19 aug. 2017 / The digitalization trend has made autonomous driving possible while also boosting the development and production of wiring systems. LEONI already uses networked machines at its production plants, draws on virtual reality to improve efficiency and deploys collaborative robots to manufacture cable harnesses.
Europe’s leading supplier of cables and cable systems for the automotive sector and other industries will be presenting its future-oriented solutions for increased automation and robot support in the manufacture of wiring systems.
LEONI started fully automatic production of partial cable harnesses as long ago as 2014. Here, machines are used to cut lines, attach contact parts and insert them in the housings provided. Power distributors such as fuse and relay boxes are also produced automatically: since 2015, has operated fully automated production of solid power distribution lines (busbars) to replace conventional under-floor battery cables. Flexible battery wires are also produced fully automatically and in series by LEONI.
Is now planning to introduce a fully automated assembly of smaller cable harnesses by 2020: the production cell is designed to so-called HaD cable harnesses – specifically to meet the demands of autonomous driving.
More rigorous requirements of data cables and cable harnesses
Autonomous driving cars will accelerate the trend towards more safety and assistance systems. Connectivity between individual vehicles is also growing, as well as between cars and their environment. And the increasing data transmission volume in future vehicles is making higher demands of cable assembly, too: data protocols and special cables are very complex to produce manually, so automatic manufacture of data cables will become the standard. Coax and mini-coax connections might account for a large proportion of these. Here again, LEONI already operates fully automated production facilities and assembles Fakra cables.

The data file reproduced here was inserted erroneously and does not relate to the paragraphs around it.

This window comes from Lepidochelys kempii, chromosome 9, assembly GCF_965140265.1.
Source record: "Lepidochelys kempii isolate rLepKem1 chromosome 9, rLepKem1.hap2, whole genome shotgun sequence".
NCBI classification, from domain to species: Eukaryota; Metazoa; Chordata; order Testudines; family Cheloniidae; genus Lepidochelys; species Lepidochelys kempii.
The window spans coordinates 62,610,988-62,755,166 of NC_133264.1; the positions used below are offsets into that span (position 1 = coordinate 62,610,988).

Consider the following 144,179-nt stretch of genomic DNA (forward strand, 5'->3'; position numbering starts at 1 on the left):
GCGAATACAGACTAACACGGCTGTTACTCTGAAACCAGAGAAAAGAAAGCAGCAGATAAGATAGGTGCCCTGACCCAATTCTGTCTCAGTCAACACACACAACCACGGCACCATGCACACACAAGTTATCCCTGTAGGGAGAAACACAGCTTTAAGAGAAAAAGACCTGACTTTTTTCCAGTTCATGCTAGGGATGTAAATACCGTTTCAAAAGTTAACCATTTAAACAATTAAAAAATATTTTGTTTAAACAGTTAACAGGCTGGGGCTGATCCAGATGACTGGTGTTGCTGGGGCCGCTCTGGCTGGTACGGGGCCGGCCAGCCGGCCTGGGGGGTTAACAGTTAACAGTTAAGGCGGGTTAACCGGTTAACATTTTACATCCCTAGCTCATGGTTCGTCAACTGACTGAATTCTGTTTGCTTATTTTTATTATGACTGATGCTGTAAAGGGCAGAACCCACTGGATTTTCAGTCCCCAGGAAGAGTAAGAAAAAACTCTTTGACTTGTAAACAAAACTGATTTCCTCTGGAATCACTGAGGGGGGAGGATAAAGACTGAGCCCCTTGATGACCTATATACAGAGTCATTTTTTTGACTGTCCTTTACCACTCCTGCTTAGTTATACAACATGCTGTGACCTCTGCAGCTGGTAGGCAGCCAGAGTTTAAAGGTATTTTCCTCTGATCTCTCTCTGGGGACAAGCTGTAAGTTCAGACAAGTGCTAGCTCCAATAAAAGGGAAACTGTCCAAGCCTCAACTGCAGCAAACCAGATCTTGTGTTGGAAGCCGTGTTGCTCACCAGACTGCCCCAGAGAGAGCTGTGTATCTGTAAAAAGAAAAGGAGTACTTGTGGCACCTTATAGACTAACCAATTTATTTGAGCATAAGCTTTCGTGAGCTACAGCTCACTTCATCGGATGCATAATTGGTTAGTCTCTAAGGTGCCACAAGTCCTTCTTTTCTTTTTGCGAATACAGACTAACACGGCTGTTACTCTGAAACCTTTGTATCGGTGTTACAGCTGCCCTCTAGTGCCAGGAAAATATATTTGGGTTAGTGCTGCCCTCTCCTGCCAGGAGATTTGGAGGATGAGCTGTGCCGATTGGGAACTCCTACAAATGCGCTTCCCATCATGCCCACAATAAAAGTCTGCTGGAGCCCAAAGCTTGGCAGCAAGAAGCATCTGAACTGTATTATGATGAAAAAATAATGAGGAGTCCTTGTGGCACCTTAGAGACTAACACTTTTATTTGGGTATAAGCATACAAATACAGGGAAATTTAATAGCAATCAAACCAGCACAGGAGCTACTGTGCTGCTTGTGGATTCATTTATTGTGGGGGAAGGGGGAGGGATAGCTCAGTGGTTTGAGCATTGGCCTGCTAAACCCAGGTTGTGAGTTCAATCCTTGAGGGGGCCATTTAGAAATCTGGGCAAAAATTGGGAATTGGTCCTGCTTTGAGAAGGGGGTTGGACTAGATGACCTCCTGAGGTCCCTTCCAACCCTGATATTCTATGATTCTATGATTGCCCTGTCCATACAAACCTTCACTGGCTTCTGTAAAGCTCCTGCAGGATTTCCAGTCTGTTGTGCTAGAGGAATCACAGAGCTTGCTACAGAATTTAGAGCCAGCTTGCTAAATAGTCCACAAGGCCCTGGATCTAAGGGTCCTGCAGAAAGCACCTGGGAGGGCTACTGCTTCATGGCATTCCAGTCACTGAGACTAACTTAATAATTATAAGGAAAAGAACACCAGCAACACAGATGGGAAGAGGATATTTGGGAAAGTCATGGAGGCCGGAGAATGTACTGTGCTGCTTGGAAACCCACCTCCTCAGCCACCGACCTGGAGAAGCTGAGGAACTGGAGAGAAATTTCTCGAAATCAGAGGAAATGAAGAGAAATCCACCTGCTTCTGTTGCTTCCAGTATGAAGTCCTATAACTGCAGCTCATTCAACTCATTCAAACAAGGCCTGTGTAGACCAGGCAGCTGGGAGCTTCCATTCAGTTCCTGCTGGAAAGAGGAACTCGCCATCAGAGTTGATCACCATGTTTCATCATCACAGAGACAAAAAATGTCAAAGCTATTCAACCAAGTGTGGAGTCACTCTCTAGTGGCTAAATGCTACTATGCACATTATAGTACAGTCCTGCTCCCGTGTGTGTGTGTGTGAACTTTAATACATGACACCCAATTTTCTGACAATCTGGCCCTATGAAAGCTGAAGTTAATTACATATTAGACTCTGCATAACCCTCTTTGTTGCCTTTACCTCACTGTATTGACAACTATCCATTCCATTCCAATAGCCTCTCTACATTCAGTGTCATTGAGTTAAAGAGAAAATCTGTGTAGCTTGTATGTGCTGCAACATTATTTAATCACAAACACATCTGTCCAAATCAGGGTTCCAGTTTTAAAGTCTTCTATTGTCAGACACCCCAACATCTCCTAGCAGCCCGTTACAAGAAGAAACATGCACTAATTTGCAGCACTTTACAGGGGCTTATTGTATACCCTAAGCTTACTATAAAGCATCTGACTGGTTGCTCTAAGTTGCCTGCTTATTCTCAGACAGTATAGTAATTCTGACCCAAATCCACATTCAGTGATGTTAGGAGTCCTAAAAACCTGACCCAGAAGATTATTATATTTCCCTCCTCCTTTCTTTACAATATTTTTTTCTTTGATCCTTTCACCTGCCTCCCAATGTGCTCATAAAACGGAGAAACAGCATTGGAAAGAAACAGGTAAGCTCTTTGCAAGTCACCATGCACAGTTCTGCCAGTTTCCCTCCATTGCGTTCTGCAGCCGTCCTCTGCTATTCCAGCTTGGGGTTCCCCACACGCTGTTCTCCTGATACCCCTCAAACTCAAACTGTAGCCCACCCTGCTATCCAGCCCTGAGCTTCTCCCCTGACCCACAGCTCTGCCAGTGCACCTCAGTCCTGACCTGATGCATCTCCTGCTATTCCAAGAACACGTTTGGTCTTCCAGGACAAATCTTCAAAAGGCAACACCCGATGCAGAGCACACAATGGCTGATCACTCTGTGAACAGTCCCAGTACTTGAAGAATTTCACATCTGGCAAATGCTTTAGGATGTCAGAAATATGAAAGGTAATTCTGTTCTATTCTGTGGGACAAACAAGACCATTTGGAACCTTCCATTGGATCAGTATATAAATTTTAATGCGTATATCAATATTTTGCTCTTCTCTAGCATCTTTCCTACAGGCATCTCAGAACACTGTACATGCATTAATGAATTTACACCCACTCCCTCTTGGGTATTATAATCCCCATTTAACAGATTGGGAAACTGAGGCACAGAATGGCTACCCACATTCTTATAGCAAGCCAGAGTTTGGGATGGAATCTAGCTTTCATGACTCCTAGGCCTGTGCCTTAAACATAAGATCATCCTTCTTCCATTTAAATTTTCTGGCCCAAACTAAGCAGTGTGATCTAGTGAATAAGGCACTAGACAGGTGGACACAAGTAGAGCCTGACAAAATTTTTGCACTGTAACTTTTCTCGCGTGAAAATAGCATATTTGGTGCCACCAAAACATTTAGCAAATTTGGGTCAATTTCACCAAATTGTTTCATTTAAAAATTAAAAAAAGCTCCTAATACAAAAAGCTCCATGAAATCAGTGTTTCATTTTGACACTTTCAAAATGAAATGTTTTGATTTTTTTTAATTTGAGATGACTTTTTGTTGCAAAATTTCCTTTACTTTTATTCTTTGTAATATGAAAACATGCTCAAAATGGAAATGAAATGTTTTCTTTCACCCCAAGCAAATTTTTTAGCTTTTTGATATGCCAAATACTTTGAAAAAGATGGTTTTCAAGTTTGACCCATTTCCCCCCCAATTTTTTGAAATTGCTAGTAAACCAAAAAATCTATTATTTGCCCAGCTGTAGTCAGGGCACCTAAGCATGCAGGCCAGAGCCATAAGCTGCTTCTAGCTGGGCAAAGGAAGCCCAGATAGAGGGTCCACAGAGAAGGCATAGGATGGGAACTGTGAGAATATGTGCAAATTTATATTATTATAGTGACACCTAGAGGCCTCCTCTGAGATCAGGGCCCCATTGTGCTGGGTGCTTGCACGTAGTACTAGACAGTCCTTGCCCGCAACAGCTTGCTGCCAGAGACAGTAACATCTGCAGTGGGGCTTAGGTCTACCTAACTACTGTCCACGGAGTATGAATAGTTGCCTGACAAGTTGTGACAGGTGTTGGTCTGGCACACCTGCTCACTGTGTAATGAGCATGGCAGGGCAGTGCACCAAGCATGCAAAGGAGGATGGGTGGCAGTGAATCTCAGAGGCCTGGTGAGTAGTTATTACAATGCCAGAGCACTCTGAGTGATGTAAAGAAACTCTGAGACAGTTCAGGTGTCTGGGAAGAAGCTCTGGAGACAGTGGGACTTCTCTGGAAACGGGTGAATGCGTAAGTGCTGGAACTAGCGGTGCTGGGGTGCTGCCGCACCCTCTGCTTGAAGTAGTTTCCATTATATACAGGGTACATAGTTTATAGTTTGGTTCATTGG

The safety requirements of individual products are becoming more rigorous, too: in addition to low failure rates, automobile manufacturers now expect more process monitoring to document not just crimping performance but also other process parameters such as configuration performance. Based on the current state of technology, this is only possible by using automated production.
Electromobility as a driving force behind automated production
Automation is gaining ground in the field of electromobility, too: up until now, product development for electromobility was geared more towards smaller volumes, so automatic production was unthinkable. But component manufacturers are now starting to adopt a new approach in this area: Leoni already develops solutions which are optimised both for the component design & function and for assembly. The first machine solutions are ready for use.
Putting cobots to the test: man and robot working hand in Hand
LEONI is currently running trials with collaborative robots: their use is being tested in the area of cable preparation, for example. Initial observations suggest that collaboration with robots makes life easier for employees in production while at the same time increasing efficiency.
Another aspect of automation is the material transport between processing stations with automated guided vehicles: a robot is responsible to carry all material including finished goods in a high bay storage facility. They are subsequently removed in the sequence ordered by the customer. Here, Shanghai, China is the first plant where it is applied in series production.